Our attempt to recruit a sample of imminent movers from real estate listings revealed some of the challenges in conducting such a study. Prior to commencing the study, we formulated two plausible, but contradictory hypotheses about the willingness of imminent movers (households trying to sell their residence) to participate in a study on physical activity. On the one hand, we thought that people who were in the midst of finding a new place to live would be ‘primed’ to participate in a study that asked questions about neighbourhood quality, given their personal immersion in the topic while they searched for a new home (or just completed such a search). On the other hand, we thought that given the stressors associated with buying, selling a residence, and moving, that people would be too busy and/or stressed to participate. Although we don’t have comprehensive direct evidence of the role of stress, it does seem that the latter is true and imminent movers are disinclined to participate in research, likely due to time stress and possibly other reasons. In short, and despite our best efforts, it appears to be very difficult and costly to recruit even a convenience sample of imminent movers that is sufficiently large to study. To overcome these challenges, future studies could consider partnering with real estate boards and rental housing agencies to enable researchers to mine all available real estate and rental listings for recruitment purposes, and/or partner with individual real estate and rental agents who can recruit willing participants on the researchers’ behalf.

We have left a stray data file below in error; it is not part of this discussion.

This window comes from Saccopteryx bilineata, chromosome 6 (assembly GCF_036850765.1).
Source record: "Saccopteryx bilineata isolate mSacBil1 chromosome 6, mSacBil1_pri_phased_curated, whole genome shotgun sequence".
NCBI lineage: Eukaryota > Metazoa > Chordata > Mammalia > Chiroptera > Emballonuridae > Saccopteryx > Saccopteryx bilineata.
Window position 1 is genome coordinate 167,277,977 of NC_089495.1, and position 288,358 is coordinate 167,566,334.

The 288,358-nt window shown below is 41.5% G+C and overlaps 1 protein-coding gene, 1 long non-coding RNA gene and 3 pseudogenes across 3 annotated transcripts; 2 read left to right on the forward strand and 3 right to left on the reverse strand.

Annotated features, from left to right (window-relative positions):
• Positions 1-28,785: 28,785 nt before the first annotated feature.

Among the small number of people who did participate in our study, we also sought to determine if the participants’ residential moves would entail enough change in the walkability of their residential environment to provide adequate counter-factuals for study. With a small sample, we were only able to assess this change in exposure in a binary fashion, and classified peoples’ moves as High-High, High-Low, Low-High and Low-Low. Ideally, it would be possible to classify people according to quartiles or quintiles of walkability at both baseline and follow-up, but of course that also demands a larger sample. Within the constraints of our sample size and binary walkability classification, we were pleasantly surprised at the number of participants who moved from Low to High walkability areas (5 of 35), but we also noted the number who moved from High to Low (9 of 35). This is understandable given the predominantly suburban urban form in cities in the metropolitan areas of province of Ontario, and is reinforced by the fact that more than half of participants moved from one Low walkability area to another Low walkability area (19 of 35). This signals an important structural challenge to conducting studies such as this one – relatively few people who move residence, move from low walkability areas to high walkability areas, perhaps because they are under-supplied [35].

Some interesting findings emerged with regards to our second study objective. Specifically, residents’ perceptions of their neighbourhood were consistent from baseline to follow-up for the entire sample, and for the three Walk Score® change groups, despite the fact that nearly half the sample moved to a neighbourhood with a contrasting walkability profile (i.e., 9 moved from high to low, and 5 from low to high). At baseline and follow-up, the neighbourhood characteristics that were deemed most important for walking among the entire sample were clean air, low crime, paved roads, and street lights, which all generated mean scores of greater than 6 on our 7 point scale. Meanwhile, presence of hills and long block lengths were viewed as the least important characteristics, generating mean scores of less than 4 out of 7. In terms of the Walk Score® change groups, our only major finding from this analysis was that the L-H group rated the presence of sidewalks more highly than the other two groups. These findings suggest that, regardless of the built form of a neighbourhood, there is some universality in terms of the neighbourhood characteristics that matter most and least for encouraging residents to get out and walk.